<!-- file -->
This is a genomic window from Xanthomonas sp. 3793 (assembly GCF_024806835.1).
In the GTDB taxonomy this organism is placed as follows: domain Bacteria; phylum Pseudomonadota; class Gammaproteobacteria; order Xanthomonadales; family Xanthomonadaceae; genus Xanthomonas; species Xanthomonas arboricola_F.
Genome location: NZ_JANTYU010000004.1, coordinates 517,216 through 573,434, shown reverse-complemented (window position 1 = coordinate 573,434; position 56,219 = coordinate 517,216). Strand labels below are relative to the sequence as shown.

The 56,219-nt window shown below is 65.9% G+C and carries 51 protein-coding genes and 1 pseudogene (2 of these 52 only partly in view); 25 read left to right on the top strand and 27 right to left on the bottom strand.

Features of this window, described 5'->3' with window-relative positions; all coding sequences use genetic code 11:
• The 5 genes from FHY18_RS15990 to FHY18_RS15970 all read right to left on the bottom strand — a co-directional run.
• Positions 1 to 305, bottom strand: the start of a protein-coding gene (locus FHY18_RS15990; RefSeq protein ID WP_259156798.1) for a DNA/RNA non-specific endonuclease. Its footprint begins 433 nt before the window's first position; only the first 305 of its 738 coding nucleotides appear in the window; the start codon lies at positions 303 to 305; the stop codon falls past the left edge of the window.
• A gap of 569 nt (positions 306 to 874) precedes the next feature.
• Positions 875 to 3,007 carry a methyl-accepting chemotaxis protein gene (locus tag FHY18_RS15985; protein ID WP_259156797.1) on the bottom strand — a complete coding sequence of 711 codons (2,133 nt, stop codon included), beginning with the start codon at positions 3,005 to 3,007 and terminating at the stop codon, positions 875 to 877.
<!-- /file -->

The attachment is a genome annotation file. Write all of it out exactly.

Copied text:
This is a genomic window from Xanthomonas sp. 3793 (assembly GCF_024806835.1).
In the GTDB taxonomy this organism is placed as follows: domain Bacteria; phylum Pseudomonadota; class Gammaproteobacteria; order Xanthomonadales; family Xanthomonadaceae; genus Xanthomonas; species Xanthomonas arboricola_F.
Genome location: NZ_JANTYU010000004.1, coordinates 517,216 through 573,434, shown reverse-complemented (window position 1 = coordinate 573,434; position 56,219 = coordinate 517,216). Strand labels below are relative to the sequence as shown.

The 56,219-nt window shown below is 65.9% G+C and carries 51 protein-coding genes and 1 pseudogene (2 of these 52 only partly in view); 25 read left to right on the top strand and 27 right to left on the bottom strand.

Features of this window, described 5'->3' with window-relative positions; all coding sequences use genetic code 11:
• The 5 genes from FHY18_RS15990 to FHY18_RS15970 all read right to left on the bottom strand — a co-directional run.
• Positions 1 to 305, bottom strand: the start of a protein-coding gene (locus FHY18_RS15990; RefSeq protein ID WP_259156798.1) for a DNA/RNA non-specific endonuclease. Its footprint begins 433 nt before the window's first position; only the first 305 of its 738 coding nucleotides appear in the window; the start codon lies at positions 303 to 305; the stop codon falls past the left edge of the window.
• A gap of 569 nt (positions 306 to 874) precedes the next feature.
• Positions 875 to 3,007 carry a methyl-accepting chemotaxis protein gene (locus tag FHY18_RS15985; protein ID WP_259156797.1) on the bottom strand — a complete coding sequence of 711 codons (2,133 nt, stop codon included), beginning with the start codon at positions 3,005 to 3,007 and terminating at the stop codon, positions 875 to 877.